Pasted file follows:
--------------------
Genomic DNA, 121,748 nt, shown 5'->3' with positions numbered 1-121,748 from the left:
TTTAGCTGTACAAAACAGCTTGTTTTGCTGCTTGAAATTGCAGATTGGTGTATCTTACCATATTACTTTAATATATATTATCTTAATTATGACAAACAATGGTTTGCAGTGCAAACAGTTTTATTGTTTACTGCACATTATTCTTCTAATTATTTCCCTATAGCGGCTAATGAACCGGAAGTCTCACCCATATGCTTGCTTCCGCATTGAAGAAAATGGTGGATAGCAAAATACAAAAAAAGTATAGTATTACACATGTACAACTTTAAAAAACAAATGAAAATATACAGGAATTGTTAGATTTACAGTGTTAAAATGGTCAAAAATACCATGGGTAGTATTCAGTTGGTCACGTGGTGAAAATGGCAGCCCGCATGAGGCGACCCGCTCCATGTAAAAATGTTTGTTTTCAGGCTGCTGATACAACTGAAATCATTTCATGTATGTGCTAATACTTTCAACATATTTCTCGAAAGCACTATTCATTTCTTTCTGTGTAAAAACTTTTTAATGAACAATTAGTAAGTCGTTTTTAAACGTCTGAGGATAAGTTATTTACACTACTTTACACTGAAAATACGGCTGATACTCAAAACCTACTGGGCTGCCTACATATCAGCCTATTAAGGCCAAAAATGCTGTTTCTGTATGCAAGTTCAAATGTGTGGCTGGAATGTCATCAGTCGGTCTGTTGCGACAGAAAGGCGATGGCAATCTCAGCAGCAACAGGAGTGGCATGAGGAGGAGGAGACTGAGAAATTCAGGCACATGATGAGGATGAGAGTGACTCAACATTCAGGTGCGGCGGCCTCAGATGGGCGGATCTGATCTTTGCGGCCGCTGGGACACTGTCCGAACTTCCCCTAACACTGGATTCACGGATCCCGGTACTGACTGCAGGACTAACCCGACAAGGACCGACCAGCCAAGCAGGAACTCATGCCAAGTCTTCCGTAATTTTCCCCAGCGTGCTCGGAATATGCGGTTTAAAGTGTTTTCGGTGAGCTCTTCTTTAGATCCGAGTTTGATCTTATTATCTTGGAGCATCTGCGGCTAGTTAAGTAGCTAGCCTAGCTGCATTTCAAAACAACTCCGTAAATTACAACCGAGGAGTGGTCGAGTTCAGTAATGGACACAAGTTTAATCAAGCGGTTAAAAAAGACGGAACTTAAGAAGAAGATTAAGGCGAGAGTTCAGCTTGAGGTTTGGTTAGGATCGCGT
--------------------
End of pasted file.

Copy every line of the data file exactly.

Genomic DNA, 121,748 nt, shown 5'->3' with positions numbered 1-121,748 from the left:
TTTAGCTGTACAAAACAGCTTGTTTTGCTGCTTGAAATTGCAGATTGGTGTATCTTACCATATTACTTTAATATATATTATCTTAATTATGACAAACAATGGTTTGCAGTGCAAACAGTTTTATTGTTTACTGCACATTATTCTTCTAATTATTTCCCTATAGCGGCTAATGAACCGGAAGTCTCACCCATATGCTTGCTTCCGCATTGAAGAAAATGGTGGATAGCAAAATACAAAAAAAGTATAGTATTACACATGTACAACTTTAAAAAACAAATGAAAATATACAGGAATTGTTAGATTTACAGTGTTAAAATGGTCAAAAATACCATGGGTAGTATTCAGTTGGTCACGTGGTGAAAATGGCAGCCCGCATGAGGCGACCCGCTCCATGTAAAAATGTTTGTTTTCAGGCTGCTGATACAACTGAAATCATTTCATGTATGTGCTAATACTTTCAACATATTTCTCGAAAGCACTATTCATTTCTTTCTGTGTAAAAACTTTTTAATGAACAATTAGTAAGTCGTTTTTAAACGTCTGAGGATAAGTTATTTACACTACTTTACACTGAAAATACGGCTGATACTCAAAACCTACTGGGCTGCCTACATATCAGCCTATTAAGGCCAAAAATGCTGTTTCTGTATGCAAGTTCAAATGTGTGGCTGGAATGTCATCAGTCGGTCTGTTGCGACAGAAAGGCGATGGCAATCTCAGCAGCAACAGGAGTGGCATGAGGAGGAGGAGACTGAGAAATTCAGGCACATGATGAGGATGAGAGTGACTCAACATTCAGGTGCGGCGGCCTCAGATGGGCGGATCTGATCTTTGCGGCCGCTGGGACACTGTCCGAACTTCCCCTAACACTGGATTCACGGATCCCGGTACTGACTGCAGGACTAACCCGACAAGGACCGACCAGCCAAGCAGGAACTCATGCCAAGTCTTCCGTAATTTTCCCCAGCGTGCTCGGAATATGCGGTTTAAAGTGTTTTCGGTGAGCTCTTCTTTAGATCCGAGTTTGATCTTATTATCTTGGAGCATCTGCGGCTAGTTAAGTAGCTAGCCTAGCTGCATTTCAAAACAACTCCGTAAATTACAACCGAGGAGTGGTCGAGTTCAGTAATGGACACAAGTTTAATCAAGCGGTTAAAAAAGACGGAACTTAAGAAGAAGATTAAGGCGAGAGTTCAGCTTGAGGTTTGGTTAGGATCGCGT